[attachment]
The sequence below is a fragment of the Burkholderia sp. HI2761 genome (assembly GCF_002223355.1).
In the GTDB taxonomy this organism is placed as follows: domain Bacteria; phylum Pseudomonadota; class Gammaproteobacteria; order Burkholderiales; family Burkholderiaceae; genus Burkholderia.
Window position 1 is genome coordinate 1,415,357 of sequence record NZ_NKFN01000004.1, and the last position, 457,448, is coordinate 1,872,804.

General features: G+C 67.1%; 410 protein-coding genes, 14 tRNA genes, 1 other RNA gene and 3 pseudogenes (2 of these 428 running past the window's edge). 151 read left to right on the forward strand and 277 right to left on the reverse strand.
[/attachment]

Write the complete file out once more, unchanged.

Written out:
The sequence below is a fragment of the Burkholderia sp. HI2761 genome (assembly GCF_002223355.1).
In the GTDB taxonomy this organism is placed as follows: domain Bacteria; phylum Pseudomonadota; class Gammaproteobacteria; order Burkholderiales; family Burkholderiaceae; genus Burkholderia.
Window position 1 is genome coordinate 1,415,357 of sequence record NZ_NKFN01000004.1, and the last position, 457,448, is coordinate 1,872,804.

General features: G+C 67.1%; 410 protein-coding genes, 14 tRNA genes, 1 other RNA gene and 3 pseudogenes (2 of these 428 running past the window's edge). 151 read left to right on the forward strand and 277 right to left on the reverse strand.